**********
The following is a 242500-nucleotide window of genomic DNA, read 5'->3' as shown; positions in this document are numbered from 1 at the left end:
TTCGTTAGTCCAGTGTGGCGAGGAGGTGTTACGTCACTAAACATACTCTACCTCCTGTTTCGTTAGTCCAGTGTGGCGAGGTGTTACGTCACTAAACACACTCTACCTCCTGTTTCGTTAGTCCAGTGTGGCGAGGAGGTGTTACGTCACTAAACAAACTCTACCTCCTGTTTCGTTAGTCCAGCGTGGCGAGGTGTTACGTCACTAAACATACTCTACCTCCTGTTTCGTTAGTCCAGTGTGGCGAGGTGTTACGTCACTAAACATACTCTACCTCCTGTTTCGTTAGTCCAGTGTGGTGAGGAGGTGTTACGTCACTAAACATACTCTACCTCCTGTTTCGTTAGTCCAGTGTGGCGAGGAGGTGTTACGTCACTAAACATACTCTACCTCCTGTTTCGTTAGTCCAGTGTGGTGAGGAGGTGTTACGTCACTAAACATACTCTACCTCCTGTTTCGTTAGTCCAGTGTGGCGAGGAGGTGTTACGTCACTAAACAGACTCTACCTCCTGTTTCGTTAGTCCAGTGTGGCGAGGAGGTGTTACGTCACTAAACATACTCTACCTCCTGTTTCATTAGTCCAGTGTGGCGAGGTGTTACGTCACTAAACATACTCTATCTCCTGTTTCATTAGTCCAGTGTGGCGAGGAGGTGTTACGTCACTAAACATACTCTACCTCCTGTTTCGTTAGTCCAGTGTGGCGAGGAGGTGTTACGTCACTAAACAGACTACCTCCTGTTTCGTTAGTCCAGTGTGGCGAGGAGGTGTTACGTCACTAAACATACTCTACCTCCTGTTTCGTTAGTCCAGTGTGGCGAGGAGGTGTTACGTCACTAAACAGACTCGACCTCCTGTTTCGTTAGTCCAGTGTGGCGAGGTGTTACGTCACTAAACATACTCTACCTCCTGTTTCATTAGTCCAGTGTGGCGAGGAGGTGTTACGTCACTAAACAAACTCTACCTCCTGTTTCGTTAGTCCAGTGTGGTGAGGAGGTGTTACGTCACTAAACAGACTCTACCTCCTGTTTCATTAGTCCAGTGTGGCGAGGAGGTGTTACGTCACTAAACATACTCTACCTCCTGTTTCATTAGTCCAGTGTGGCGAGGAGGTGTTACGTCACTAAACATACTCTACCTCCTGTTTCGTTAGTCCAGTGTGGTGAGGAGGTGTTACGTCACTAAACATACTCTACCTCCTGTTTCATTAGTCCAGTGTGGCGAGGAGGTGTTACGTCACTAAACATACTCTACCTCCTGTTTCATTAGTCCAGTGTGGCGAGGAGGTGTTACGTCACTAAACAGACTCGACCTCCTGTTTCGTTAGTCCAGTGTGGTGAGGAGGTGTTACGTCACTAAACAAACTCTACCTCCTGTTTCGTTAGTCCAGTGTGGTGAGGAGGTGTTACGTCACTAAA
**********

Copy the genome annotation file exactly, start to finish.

The following is a 242500-nucleotide window of genomic DNA, read 5'->3' as shown; positions in this document are numbered from 1 at the left end:
TTCGTTAGTCCAGTGTGGCGAGGAGGTGTTACGTCACTAAACATACTCTACCTCCTGTTTCGTTAGTCCAGTGTGGCGAGGTGTTACGTCACTAAACACACTCTACCTCCTGTTTCGTTAGTCCAGTGTGGCGAGGAGGTGTTACGTCACTAAACAAACTCTACCTCCTGTTTCGTTAGTCCAGCGTGGCGAGGTGTTACGTCACTAAACATACTCTACCTCCTGTTTCGTTAGTCCAGTGTGGCGAGGTGTTACGTCACTAAACATACTCTACCTCCTGTTTCGTTAGTCCAGTGTGGTGAGGAGGTGTTACGTCACTAAACATACTCTACCTCCTGTTTCGTTAGTCCAGTGTGGCGAGGAGGTGTTACGTCACTAAACATACTCTACCTCCTGTTTCGTTAGTCCAGTGTGGTGAGGAGGTGTTACGTCACTAAACATACTCTACCTCCTGTTTCGTTAGTCCAGTGTGGCGAGGAGGTGTTACGTCACTAAACAGACTCTACCTCCTGTTTCGTTAGTCCAGTGTGGCGAGGAGGTGTTACGTCACTAAACATACTCTACCTCCTGTTTCATTAGTCCAGTGTGGCGAGGTGTTACGTCACTAAACATACTCTATCTCCTGTTTCATTAGTCCAGTGTGGCGAGGAGGTGTTACGTCACTAAACATACTCTACCTCCTGTTTCGTTAGTCCAGTGTGGCGAGGAGGTGTTACGTCACTAAACAGACTACCTCCTGTTTCGTTAGTCCAGTGTGGCGAGGAGGTGTTACGTCACTAAACATACTCTACCTCCTGTTTCGTTAGTCCAGTGTGGCGAGGAGGTGTTACGTCACTAAACAGACTCGACCTCCTGTTTCGTTAGTCCAGTGTGGCGAGGTGTTACGTCACTAAACATACTCTACCTCCTGTTTCATTAGTCCAGTGTGGCGAGGAGGTGTTACGTCACTAAACAAACTCTACCTCCTGTTTCGTTAGTCCAGTGTGGTGAGGAGGTGTTACGTCACTAAACAGACTCTACCTCCTGTTTCATTAGTCCAGTGTGGCGAGGAGGTGTTACGTCACTAAACATACTCTACCTCCTGTTTCATTAGTCCAGTGTGGCGAGGAGGTGTTACGTCACTAAACATACTCTACCTCCTGTTTCGTTAGTCCAGTGTGGTGAGGAGGTGTTACGTCACTAAACATACTCTACCTCCTGTTTCATTAGTCCAGTGTGGCGAGGAGGTGTTACGTCACTAAACATACTCTACCTCCTGTTTCATTAGTCCAGTGTGGCGAGGAGGTGTTACGTCACTAAACAGACTCGACCTCCTGTTTCGTTAGTCCAGTGTGGTGAGGAGGTGTTACGTCACTAAACAAACTCTACCTCCTGTTTCGTTAGTCCAGTGTGGTGAGGAGGTGTTACGTCACTAAA